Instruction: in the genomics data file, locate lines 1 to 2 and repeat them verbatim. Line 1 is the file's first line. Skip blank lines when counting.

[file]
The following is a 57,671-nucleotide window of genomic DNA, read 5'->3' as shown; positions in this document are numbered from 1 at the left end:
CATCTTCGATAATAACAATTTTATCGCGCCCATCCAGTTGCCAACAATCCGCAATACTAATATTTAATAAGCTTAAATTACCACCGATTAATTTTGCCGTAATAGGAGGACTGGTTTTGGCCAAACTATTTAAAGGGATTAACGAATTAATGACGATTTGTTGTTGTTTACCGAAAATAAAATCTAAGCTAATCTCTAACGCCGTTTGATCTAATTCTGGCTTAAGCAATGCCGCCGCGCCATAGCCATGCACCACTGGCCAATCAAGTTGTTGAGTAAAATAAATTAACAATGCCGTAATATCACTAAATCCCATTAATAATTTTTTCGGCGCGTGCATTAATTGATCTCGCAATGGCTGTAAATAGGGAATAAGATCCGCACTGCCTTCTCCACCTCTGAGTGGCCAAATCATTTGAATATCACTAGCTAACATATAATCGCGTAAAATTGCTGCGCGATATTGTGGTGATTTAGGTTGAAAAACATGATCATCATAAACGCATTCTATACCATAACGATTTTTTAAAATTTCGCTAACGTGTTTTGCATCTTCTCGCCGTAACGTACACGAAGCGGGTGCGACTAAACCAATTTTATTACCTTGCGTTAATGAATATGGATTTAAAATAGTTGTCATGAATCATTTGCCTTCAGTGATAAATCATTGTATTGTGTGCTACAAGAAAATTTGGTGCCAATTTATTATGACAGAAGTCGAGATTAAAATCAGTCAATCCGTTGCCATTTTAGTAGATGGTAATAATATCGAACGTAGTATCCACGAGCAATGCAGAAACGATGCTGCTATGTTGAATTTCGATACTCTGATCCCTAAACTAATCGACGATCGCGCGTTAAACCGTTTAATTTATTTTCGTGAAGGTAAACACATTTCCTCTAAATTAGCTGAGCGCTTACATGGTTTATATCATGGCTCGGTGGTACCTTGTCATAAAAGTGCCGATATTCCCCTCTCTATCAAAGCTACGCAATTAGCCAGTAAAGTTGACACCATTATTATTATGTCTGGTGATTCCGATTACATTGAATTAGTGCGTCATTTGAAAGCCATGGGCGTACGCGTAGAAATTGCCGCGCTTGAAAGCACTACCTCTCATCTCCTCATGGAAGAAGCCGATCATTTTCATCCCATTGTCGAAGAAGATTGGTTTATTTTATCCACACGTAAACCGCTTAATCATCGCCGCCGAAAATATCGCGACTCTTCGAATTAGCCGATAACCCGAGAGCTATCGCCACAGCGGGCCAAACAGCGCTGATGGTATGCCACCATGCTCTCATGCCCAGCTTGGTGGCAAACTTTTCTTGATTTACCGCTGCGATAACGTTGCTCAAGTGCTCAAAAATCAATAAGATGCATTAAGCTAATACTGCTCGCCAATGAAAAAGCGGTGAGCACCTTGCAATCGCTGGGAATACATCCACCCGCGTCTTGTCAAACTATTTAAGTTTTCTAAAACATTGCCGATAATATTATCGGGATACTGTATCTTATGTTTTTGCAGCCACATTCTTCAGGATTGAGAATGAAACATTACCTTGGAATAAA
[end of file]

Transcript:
The following is a 57,671-nucleotide window of genomic DNA, read 5'->3' as shown; positions in this document are numbered from 1 at the left end:
CATCTTCGATAATAACAATTTTATCGCGCCCATCCAGTTGCCAACAATCCGCAATACTAATATTTAATAAGCTTAAATTACCACCGATTAATTTTGCCGTAATAGGAGGACTGGTTTTGGCCAAACTATTTAAAGGGATTAACGAATTAATGACGATTTGTTGTTGTTTACCGAAAATAAAATCTAAGCTAATCTCTAACGCCGTTTGATCTAATTCTGGCTTAAGCAATGCCGCCGCGCCATAGCCATGCACCACTGGCCAATCAAGTTGTTGAGTAAAATAAATTAACAATGCCGTAATATCACTAAATCCCATTAATAATTTTTTCGGCGCGTGCATTAATTGATCTCGCAATGGCTGTAAATAGGGAATAAGATCCGCACTGCCTTCTCCACCTCTGAGTGGCCAAATCATTTGAATATCACTAGCTAACATATAATCGCGTAAAATTGCTGCGCGATATTGTGGTGATTTAGGTTGAAAAACATGATCATCATAAACGCATTCTATACCATAACGATTTTTTAAAATTTCGCTAACGTGTTTTGCATCTTCTCGCCGTAACGTACACGAAGCGGGTGCGACTAAACCAATTTTATTACCTTGCGTTAATGAATATGGATTTAAAATAGTTGTCATGAATCATTTGCCTTCAGTGATAAATCATTGTATTGTGTGCTACAAGAAAATTTGGTGCCAATTTATTATGACAGAAGTCGAGATTAAAATCAGTCAATCCGTTGCCATTTTAGTAGATGGTAATAATATCGAACGTAGTATCCACGAGCAATGCAGAAACGATGCTGCTATGTTGAATTTCGATACTCTGATCCCTAAACTAATCGACGATCGCGCGTTAAACCGTTTAATTTATTTTCGTGAAGGTAAACACATTTCCTCTAAATTAGCTGAGCGCTTACATGGTTTATATCATGGCTCGGTGGTACCTTGTCATAAAAGTGCCGATATTCCCCTCTCTATCAAAGCTACGCAATTAGCCAGTAAAGTTGACACCATTATTATTATGTCTGGTGATTCCGATTACATTGAATTAGTGCGTCATTTGAAAGCCATGGGCGTACGCGTAGAAATTGCCGCGCTTGAAAGCACTACCTCTCATCTCCTCATGGAAGAAGCCGATCATTTTCATCCCATTGTCGAAGAAGATTGGTTTATTTTATCCACACGTAAACCGCTTAATCATCGCCGCCGAAAATATCGCGACTCTTCGAATTAGCCGATAACCCGAGAGCTATCGCCACAGCGGGCCAAACAGCGCTGATGGTATGCCACCATGCTCTCATGCCCAGCTTGGTGGCAAACTTTTCTTGATTTACCGCTGCGATAACGTTGCTCAAGTGCTCAAAAATCAATAAGATGCATTAAGCTAATACTGCTCGCCAATGAAAAAGCGGTGAGCACCTTGCAATCGCTGGGAATACATCCACCCGCGTCTTGTCAAACTATTTAAGTTTTCTAAAACATTGCCGATAATATTATCGGGATACTGTATCTTATGTTTTTGCAGCCACATTCTTCAGGATTGAGAATGAAACATTACCTTGGAATAAA